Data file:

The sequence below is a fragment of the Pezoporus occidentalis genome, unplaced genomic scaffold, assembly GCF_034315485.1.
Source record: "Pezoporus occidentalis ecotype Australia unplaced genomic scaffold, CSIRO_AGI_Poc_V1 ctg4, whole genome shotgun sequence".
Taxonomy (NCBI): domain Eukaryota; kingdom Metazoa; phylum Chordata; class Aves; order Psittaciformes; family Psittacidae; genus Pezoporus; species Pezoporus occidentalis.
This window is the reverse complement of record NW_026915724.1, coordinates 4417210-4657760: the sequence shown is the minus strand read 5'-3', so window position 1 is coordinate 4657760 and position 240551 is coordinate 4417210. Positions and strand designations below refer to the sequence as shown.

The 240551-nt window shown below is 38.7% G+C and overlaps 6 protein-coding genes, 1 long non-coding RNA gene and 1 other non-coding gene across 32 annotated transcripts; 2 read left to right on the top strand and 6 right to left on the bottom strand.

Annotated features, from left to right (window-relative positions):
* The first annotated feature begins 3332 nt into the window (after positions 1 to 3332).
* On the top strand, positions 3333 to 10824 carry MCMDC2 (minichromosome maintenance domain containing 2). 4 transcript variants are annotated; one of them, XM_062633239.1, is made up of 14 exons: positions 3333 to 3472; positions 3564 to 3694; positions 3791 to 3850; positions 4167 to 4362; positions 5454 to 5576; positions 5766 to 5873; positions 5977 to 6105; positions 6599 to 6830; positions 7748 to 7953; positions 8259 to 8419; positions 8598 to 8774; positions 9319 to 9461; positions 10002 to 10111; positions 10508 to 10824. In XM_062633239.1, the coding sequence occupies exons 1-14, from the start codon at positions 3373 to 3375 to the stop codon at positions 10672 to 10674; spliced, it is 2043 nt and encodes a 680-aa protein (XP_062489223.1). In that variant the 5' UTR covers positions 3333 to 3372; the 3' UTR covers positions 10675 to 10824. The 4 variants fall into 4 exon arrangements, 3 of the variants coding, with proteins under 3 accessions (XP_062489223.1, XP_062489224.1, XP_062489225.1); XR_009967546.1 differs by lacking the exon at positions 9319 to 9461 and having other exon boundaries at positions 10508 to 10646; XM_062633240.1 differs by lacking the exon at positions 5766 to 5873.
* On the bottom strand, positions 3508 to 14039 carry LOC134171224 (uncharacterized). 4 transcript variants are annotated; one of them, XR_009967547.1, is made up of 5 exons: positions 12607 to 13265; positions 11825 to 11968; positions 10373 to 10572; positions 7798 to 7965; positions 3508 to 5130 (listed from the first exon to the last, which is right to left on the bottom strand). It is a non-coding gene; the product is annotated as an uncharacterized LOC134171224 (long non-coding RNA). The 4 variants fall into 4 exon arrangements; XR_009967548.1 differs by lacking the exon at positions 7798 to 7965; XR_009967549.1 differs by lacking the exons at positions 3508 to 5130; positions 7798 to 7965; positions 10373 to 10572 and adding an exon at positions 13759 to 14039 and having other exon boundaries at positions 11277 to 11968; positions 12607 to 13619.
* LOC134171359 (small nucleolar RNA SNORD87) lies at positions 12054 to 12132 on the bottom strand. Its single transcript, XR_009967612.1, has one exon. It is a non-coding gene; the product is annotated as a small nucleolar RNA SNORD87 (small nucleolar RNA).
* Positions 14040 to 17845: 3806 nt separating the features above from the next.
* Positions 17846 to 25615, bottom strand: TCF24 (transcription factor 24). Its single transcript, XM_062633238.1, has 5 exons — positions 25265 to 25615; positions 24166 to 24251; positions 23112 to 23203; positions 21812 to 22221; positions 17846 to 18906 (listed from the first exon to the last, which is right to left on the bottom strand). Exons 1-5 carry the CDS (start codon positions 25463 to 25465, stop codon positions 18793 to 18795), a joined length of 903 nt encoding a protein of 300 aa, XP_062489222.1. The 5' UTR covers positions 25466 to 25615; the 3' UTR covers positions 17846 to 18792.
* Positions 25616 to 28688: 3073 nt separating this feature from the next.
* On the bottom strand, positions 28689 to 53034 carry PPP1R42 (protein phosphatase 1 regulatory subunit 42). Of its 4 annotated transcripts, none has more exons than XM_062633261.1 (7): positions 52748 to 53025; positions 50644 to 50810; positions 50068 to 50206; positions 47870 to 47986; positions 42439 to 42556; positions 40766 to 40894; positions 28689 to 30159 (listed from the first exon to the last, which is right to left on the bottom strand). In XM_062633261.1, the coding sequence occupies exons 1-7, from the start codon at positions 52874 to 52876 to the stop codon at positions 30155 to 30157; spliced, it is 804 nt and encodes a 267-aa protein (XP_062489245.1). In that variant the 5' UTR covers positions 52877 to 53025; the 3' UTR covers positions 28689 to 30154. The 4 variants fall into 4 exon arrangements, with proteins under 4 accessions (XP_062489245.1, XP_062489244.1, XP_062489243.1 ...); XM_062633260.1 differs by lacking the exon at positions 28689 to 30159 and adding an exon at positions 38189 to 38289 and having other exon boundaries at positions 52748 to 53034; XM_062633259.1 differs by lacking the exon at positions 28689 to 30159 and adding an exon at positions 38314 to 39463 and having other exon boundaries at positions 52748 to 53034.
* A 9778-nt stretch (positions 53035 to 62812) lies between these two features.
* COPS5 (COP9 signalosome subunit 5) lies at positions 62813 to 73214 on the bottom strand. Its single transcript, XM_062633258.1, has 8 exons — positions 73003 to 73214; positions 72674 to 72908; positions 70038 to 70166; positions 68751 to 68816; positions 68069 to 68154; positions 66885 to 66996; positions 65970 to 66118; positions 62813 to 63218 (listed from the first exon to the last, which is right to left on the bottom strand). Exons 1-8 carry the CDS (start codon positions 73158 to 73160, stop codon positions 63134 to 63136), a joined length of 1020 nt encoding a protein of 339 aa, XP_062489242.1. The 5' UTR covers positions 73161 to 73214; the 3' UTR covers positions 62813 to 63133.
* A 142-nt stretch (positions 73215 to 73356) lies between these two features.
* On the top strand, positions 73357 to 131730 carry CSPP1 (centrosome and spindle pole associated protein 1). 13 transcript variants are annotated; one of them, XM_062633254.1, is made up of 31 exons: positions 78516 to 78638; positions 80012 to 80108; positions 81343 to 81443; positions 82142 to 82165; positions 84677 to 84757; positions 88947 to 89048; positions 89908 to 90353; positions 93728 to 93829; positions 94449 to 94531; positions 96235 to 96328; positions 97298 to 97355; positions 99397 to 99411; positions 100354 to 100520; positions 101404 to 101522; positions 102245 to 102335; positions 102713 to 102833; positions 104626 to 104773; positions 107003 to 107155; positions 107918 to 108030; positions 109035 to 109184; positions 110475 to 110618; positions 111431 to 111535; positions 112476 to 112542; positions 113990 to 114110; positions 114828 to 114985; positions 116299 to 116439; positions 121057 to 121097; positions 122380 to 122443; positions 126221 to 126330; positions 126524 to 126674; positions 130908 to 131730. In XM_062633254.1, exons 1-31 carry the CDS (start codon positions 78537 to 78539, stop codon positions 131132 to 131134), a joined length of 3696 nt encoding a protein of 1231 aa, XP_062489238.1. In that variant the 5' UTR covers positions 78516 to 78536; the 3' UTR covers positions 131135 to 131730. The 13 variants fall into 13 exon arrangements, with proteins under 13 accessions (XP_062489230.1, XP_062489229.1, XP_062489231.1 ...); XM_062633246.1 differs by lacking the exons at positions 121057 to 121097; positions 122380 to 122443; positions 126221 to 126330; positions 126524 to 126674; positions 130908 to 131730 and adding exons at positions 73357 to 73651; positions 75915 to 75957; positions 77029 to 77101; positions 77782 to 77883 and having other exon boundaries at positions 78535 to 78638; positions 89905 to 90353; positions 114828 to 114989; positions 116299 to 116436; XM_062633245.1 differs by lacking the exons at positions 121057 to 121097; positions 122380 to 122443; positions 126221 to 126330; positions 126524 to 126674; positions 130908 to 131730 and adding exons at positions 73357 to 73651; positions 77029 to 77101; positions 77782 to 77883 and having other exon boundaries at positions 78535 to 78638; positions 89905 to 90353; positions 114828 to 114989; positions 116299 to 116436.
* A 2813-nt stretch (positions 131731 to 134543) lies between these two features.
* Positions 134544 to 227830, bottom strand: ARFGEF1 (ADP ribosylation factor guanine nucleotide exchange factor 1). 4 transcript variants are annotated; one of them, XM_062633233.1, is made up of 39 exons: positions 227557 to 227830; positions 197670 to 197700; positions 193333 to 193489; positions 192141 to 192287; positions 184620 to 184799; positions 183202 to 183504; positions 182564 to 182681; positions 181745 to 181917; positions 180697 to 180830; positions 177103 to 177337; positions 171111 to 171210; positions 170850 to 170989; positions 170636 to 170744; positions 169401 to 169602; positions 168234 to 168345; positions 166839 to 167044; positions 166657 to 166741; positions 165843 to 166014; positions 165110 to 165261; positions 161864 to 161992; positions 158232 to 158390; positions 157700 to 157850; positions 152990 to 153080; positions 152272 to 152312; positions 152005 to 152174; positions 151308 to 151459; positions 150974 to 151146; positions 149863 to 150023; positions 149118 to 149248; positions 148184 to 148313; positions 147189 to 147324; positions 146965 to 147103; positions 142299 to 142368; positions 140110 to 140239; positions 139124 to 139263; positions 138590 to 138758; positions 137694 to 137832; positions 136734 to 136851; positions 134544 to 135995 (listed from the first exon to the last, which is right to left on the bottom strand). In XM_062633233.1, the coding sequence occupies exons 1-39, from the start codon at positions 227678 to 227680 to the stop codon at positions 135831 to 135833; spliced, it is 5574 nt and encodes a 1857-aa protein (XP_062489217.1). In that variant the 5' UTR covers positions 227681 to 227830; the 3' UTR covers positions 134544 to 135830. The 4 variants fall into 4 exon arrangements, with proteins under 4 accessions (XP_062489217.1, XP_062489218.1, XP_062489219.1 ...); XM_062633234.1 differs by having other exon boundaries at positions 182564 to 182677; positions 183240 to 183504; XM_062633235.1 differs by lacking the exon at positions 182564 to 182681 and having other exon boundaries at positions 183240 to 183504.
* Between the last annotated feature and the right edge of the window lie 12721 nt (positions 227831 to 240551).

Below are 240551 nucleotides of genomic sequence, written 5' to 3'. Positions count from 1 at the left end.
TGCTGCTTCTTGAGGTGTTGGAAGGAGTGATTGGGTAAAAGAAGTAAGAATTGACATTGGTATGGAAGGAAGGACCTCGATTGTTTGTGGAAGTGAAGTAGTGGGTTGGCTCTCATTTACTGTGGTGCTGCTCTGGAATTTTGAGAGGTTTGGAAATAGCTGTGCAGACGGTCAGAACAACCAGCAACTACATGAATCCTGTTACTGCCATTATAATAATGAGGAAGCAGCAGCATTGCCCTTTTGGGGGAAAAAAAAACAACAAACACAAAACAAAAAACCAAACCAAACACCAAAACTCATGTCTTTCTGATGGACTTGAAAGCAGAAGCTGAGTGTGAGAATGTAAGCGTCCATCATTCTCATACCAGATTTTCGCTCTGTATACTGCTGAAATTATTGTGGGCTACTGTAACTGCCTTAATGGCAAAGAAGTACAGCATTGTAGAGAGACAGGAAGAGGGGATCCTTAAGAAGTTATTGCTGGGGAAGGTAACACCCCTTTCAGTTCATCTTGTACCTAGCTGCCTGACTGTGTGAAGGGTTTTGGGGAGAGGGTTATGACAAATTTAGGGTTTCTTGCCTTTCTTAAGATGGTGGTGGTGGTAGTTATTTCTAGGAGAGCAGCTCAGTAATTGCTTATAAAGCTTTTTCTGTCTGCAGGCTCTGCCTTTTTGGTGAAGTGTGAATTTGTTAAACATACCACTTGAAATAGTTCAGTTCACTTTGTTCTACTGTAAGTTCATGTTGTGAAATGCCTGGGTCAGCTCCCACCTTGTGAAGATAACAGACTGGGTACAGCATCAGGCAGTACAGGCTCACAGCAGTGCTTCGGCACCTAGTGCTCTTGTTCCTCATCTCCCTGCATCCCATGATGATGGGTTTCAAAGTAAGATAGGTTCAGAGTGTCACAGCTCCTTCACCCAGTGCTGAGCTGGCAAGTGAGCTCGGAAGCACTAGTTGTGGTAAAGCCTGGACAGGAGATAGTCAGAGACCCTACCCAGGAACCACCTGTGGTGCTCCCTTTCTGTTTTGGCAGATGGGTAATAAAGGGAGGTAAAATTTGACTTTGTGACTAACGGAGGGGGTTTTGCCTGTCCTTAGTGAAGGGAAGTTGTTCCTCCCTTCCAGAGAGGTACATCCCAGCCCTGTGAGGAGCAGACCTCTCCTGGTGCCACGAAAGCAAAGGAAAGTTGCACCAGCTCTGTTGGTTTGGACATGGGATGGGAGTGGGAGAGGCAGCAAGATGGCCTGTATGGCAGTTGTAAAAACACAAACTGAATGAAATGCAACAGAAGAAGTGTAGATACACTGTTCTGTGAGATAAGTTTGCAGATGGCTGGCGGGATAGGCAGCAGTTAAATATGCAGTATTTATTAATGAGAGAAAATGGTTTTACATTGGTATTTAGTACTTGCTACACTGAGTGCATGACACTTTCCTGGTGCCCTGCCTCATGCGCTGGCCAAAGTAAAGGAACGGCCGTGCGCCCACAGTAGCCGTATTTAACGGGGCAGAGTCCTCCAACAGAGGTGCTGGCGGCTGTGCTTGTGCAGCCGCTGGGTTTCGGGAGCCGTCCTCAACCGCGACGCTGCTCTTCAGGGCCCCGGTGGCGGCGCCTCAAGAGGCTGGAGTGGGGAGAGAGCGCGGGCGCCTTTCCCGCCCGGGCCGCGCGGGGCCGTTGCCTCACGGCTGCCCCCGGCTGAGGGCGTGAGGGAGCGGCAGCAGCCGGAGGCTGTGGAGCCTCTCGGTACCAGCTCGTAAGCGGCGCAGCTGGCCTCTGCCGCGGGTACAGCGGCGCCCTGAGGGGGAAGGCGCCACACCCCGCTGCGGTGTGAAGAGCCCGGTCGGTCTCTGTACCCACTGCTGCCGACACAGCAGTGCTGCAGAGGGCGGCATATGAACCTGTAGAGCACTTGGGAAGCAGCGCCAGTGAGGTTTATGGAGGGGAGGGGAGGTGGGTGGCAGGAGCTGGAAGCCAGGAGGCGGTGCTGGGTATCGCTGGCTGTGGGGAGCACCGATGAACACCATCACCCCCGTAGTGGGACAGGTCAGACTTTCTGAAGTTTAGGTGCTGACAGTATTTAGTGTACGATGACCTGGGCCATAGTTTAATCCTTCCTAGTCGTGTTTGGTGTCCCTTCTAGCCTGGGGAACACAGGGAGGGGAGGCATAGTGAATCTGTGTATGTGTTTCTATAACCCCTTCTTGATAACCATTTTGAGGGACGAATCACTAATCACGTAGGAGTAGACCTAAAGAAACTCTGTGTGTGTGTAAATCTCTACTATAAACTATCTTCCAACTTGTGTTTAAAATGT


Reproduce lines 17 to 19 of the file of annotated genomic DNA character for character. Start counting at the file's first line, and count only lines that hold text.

* A 142-nt stretch (positions 73215 to 73356) lies between these two features.
* On the top strand, positions 73357 to 131730 carry CSPP1 (centrosome and spindle pole associated protein 1). 13 transcript variants are annotated; one of them, XM_062633254.1, is made up of 31 exons: positions 78516 to 78638; positions 80012 to 80108; positions 81343 to 81443; positions 82142 to 82165; positions 84677 to 84757; positions 88947 to 89048; positions 89908 to 90353; positions 93728 to 93829; positions 94449 to 94531; positions 96235 to 96328; positions 97298 to 97355; positions 99397 to 99411; positions 100354 to 100520; positions 101404 to 101522; positions 102245 to 102335; positions 102713 to 102833; positions 104626 to 104773; positions 107003 to 107155; positions 107918 to 108030; positions 109035 to 109184; positions 110475 to 110618; positions 111431 to 111535; positions 112476 to 112542; positions 113990 to 114110; positions 114828 to 114985; positions 116299 to 116439; positions 121057 to 121097; positions 122380 to 122443; positions 126221 to 126330; positions 126524 to 126674; positions 130908 to 131730. In XM_062633254.1, exons 1-31 carry the CDS (start codon positions 78537 to 78539, stop codon positions 131132 to 131134), a joined length of 3696 nt encoding a protein of 1231 aa, XP_062489238.1. In that variant the 5' UTR covers positions 78516 to 78536; the 3' UTR covers positions 131135 to 131730. The 13 variants fall into 13 exon arrangements, with proteins under 13 accessions (XP_062489230.1, XP_062489229.1, XP_062489231.1 ...); XM_062633246.1 differs by lacking the exons at positions 121057 to 121097; positions 122380 to 122443; positions 126221 to 126330; positions 126524 to 126674; positions 130908 to 131730 and adding exons at positions 73357 to 73651; positions 75915 to 75957; positions 77029 to 77101; positions 77782 to 77883 and having other exon boundaries at positions 78535 to 78638; positions 89905 to 90353; positions 114828 to 114989; positions 116299 to 116436; XM_062633245.1 differs by lacking the exons at positions 121057 to 121097; positions 122380 to 122443; positions 126221 to 126330; positions 126524 to 126674; positions 130908 to 131730 and adding exons at positions 73357 to 73651; positions 77029 to 77101; positions 77782 to 77883 and having other exon boundaries at positions 78535 to 78638; positions 89905 to 90353; positions 114828 to 114989; positions 116299 to 116436.
* A 2813-nt stretch (positions 131731 to 134543) lies between these two features.